If you’re after an effective way to set yourself above the gym-goers around you (and I know you are) then watching your words is a great place to start.
Rubi Doom and ElaStomp are both Roller Derby athletes who compete in the Canberra Roller Derby League as well as nationally. Despite their separate team alliances (Rubi plays for the Black n’ Blue Belles and Stomp’s on the Surly Griffins) they’ve been training with me as a pair for a couple of years. They’ve made stellar progress in that time despite both having a flair for creatively injuring themselves while on skates. In recent times other members of their league have begun to join them for their sessions.
For today’s column I’m going to break down the structure of the strength and conditioning sessions that they do with me. Hopefully I can use this to get across some broader points about how basic training science can be applied to specific athletic goals. I’m going to take you through exactly what they do in the gym; but first, a little context.
What even Derby?
Roller Derby is a contact sport played on a hard surface. Contact and force come at the athletes’ body from every direction while the athlete herself is also moving. As a result the risk of injury is high and so resistance/resilience to injury has to be central to an athlete’s training goals. It is a skill-intensive sport that requires offensive and defensive movement to be integrated three-dimensionally. This is best achieved by working with experienced roller derby coaches as many times a week as is physically sustainable.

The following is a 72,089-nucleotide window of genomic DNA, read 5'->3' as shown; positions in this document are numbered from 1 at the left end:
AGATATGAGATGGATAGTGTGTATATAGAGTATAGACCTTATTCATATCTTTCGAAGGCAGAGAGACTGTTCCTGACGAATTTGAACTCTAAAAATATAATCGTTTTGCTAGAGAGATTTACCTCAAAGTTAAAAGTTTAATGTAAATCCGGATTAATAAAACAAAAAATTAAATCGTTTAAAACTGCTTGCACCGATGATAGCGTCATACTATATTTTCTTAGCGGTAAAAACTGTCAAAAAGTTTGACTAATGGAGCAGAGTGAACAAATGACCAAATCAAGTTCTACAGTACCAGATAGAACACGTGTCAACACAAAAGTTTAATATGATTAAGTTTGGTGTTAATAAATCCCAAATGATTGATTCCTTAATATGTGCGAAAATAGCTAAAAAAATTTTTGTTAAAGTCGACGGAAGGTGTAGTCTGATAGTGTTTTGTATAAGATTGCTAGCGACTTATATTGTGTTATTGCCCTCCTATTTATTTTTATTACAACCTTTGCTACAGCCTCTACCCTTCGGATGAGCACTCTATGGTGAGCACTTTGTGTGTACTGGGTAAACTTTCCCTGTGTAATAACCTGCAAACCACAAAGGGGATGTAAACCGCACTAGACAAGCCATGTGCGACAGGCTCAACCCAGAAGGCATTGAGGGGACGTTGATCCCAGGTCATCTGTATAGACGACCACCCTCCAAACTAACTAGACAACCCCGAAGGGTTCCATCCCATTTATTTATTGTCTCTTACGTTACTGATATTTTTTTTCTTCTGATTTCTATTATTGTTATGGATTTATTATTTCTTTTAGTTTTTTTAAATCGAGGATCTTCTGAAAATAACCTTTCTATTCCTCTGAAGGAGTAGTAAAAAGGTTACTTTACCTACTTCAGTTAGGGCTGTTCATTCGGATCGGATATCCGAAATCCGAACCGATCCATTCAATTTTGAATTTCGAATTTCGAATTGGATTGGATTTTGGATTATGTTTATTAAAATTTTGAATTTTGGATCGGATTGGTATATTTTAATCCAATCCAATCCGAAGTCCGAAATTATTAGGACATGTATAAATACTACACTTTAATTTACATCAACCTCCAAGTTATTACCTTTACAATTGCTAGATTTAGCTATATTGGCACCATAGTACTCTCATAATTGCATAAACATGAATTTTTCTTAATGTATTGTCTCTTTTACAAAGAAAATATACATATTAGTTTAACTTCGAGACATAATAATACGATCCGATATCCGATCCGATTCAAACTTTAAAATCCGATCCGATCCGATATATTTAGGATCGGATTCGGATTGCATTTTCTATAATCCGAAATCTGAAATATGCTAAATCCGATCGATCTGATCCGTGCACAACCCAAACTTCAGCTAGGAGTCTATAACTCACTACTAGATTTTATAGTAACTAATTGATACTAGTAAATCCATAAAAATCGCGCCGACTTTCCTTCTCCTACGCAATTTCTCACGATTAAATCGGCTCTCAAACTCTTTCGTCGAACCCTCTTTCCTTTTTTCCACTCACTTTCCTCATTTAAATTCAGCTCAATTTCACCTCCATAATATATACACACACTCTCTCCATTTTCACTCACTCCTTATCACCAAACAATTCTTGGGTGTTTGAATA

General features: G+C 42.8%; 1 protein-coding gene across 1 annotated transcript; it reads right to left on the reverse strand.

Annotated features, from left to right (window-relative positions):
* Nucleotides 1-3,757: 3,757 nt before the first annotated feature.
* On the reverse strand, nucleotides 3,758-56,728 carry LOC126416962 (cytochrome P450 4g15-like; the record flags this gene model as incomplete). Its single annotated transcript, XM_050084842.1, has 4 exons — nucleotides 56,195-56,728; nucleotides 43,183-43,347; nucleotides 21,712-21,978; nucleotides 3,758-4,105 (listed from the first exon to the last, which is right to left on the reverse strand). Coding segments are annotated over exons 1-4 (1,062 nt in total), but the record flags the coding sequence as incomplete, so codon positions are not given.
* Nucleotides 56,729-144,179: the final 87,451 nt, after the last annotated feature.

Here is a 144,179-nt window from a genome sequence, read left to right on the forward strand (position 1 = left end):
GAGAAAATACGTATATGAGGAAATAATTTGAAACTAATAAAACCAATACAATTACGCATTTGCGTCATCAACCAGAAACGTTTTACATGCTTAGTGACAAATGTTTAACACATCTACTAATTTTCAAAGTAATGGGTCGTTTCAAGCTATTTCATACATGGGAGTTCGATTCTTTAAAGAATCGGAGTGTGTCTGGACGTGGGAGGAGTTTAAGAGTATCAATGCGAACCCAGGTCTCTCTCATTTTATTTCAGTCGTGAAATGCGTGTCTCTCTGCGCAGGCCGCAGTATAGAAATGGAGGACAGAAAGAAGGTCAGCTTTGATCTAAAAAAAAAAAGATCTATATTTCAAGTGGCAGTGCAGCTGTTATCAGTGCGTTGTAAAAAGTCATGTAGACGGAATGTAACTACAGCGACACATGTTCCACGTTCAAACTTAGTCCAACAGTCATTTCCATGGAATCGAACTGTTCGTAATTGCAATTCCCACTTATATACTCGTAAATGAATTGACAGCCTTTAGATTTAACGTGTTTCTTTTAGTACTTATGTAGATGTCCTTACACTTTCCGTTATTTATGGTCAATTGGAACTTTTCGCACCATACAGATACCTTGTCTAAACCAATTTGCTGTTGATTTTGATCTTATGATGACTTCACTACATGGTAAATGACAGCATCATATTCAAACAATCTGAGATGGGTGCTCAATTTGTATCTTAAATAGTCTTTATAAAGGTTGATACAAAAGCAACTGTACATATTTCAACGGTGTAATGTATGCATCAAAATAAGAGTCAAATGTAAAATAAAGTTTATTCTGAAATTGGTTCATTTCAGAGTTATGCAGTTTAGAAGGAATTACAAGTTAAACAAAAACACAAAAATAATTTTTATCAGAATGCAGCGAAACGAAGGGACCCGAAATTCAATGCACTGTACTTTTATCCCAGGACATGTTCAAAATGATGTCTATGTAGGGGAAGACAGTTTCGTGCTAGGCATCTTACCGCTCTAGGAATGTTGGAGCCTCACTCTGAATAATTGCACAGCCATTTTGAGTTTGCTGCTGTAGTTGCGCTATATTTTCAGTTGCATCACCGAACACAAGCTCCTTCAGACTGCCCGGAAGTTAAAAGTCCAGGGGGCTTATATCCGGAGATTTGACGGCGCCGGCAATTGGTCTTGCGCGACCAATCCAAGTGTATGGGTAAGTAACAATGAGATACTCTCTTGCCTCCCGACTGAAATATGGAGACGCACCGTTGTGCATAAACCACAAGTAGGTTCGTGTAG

A gym-based strength and conditioning program allows Rubi and Stomp to put their sports-specific physique together efficiently and safely, so that when they attend derby training they can focus 100% on their skills (as opposed to trying to service skills and fitness at the same time). Rubi and Stomp have patiently increased their work rate capacity over a sustained period, which now allows them to safely train more often while maximising the results of each individual session.
What even sport?
The first step in breaking down any sport is to examine the energy systems used.